Shades and Shillelaghs in Galway

There’s a saying on the Emerald Isle, that a stranger is just a friend you’ve not yet met.  During a recent visit to Galway, my wife and I learned how true this really was.

To understand the Gael one must first understand the pub and its importance in Irish life.  Far from just a place to get a drink, the “pubic houses” is the preverbal soapbox of politics discourse, local news, and neighborly gossip.  In the 20 square miles that makes up the Salthill area of Galway alone, there are over 60 of them.  Each as unique as the people who frequent them.  And it is a particularly good thing that the Irish (like the rest of Europe) do not share the American need for personal space.  The typical pub isn’t much larger than a two-car garage.  But despite this coziness, or probably because of it, there’s no hesitation amongst the locals to strike up a conversation especially with someone new.  Such is how we met Patrick.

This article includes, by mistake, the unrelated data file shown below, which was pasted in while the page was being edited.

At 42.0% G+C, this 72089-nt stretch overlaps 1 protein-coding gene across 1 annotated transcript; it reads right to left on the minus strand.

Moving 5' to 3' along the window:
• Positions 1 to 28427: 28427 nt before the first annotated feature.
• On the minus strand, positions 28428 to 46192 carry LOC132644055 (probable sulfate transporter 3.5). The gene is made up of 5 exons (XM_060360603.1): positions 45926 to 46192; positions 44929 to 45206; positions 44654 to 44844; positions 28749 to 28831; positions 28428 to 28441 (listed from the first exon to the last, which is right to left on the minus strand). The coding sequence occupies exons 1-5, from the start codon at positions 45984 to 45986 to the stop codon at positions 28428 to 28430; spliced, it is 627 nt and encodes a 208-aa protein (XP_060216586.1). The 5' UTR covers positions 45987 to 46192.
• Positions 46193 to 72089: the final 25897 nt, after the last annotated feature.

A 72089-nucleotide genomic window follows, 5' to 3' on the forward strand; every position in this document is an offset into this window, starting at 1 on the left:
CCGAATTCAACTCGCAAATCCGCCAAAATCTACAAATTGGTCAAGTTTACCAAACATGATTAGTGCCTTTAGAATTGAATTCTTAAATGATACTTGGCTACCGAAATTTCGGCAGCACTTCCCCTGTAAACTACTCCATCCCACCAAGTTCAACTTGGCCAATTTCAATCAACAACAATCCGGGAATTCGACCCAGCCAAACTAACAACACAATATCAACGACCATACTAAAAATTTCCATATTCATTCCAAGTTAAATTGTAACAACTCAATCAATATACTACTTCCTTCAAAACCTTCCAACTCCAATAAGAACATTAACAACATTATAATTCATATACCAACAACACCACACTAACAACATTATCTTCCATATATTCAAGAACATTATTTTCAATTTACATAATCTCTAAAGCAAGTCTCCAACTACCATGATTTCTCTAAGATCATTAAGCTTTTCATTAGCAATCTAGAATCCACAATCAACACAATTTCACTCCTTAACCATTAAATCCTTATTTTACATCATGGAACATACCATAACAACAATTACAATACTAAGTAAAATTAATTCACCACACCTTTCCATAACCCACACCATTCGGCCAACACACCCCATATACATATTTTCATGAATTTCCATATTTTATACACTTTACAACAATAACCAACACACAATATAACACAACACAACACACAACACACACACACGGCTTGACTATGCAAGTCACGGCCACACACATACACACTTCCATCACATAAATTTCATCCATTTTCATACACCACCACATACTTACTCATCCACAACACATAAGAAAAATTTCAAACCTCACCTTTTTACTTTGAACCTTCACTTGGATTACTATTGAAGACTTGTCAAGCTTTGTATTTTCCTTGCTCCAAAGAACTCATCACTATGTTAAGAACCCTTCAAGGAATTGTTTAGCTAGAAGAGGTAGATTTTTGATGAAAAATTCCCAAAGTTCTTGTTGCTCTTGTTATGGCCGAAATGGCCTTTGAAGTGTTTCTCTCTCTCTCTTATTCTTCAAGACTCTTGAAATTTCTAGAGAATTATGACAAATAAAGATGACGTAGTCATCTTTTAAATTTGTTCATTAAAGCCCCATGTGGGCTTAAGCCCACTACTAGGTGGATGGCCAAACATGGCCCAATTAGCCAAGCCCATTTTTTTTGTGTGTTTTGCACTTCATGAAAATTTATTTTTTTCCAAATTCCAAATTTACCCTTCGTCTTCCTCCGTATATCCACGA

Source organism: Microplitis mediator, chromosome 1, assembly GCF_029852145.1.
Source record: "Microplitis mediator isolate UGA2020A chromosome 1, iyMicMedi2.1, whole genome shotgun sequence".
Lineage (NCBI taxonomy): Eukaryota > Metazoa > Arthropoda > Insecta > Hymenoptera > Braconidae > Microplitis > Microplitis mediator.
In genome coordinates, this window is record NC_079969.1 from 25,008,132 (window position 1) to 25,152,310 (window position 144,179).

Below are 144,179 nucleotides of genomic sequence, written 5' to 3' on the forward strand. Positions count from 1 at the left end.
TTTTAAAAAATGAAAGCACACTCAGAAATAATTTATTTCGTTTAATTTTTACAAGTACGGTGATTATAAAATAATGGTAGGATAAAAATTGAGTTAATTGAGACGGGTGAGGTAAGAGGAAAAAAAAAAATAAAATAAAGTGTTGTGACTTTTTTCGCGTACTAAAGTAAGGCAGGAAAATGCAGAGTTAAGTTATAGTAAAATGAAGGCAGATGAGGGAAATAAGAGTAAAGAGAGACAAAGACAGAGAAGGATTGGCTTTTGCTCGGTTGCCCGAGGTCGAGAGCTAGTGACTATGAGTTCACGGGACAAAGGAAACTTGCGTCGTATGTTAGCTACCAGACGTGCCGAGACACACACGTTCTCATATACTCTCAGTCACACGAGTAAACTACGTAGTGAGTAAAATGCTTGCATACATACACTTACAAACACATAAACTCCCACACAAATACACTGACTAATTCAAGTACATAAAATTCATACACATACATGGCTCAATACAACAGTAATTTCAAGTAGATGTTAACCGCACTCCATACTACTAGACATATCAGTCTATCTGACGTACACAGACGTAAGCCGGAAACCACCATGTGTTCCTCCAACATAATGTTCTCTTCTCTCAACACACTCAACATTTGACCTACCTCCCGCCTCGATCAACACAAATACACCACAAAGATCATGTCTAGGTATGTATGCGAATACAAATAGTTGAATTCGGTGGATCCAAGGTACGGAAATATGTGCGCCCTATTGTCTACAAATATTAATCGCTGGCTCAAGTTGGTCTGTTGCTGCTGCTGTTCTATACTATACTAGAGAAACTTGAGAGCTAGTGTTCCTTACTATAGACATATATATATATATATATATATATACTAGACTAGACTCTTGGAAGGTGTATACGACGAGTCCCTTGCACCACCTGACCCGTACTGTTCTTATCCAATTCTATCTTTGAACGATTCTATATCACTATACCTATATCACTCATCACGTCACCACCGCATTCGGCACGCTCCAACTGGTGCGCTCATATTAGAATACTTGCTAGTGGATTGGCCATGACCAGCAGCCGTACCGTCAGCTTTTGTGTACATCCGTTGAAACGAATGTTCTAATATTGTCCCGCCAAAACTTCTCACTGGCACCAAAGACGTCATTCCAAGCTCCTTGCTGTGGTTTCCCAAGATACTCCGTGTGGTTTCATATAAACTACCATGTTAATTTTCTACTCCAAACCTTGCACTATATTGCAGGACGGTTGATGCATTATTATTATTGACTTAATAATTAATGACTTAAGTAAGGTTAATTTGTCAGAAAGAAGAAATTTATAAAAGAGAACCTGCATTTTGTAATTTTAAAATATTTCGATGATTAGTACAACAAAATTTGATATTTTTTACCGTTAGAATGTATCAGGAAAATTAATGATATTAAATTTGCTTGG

We’d just finished our dinner at Lohans and were sipping on the second half of our ales when I excused myself to the men’s room.  When I returned there was a man standing beside our table chatting with my wife.  The high-top put the two at eye-level and I could tell that she was completely captivated by the gentleman.  I’m not good with ages, but I would guess that he was in his late 70’s and was so quintessentially, perhaps even stereotypically, Irish that one would think he was sent up by central casting.  He was smartly dressed, overly so in my opinion, but perhaps it was simply his way.  Beneath his plaid v-neck sweater he wore a dress shirt and tie, dark slacks and shoes.  His snowy hair was just a bit too thin to cover his scalp, but was neatly trimmed and styled.  He greeted me warmly and feigned his shock at trying to “steal” my pretty lady.  His brogue was thick, but delightful and we had no problem understanding him.  A dairy farmer by trade, he’d long since retired.  He told of his wife, the love of his life, who has recently passed only a year earlier.  Forty-nine years, they had shared, but the last six had been the hardest.  He told us that she’d passed from a “softening of the brain”.  I’d heard this term before when my father suffered from the same ailment.  I figured it was easier for him to say that than admit Alzheimer’s.  His face brightened as he spoke of his six children.  With pride he spoke of his “four lovely daughters and two fine lads.”  One now cared for the farm, one was in med school, two others were in business.  There were eight grand-children with another two on the way.  The lot were scattered around Galway, but not too far from dad.  His tone was one of gratitude for his life.  Then he dropped his chin, gave a mischievous grin and spoke conspiratorially about his new “job”.  He confessed to a love of ballroom dancing, and spoke of the county dances to which he and his wife used to attend, but were impossible in her later life.  His new “job” was that of (self-appointed) dance ambassador.  He’d established himself as a regular at the Salt Hill Hotel where he would woo the young ladies and twirl them on the dance floor.  He was also known to “crash” the occasional wedding reception and clear the floor with the new bride and her attendees.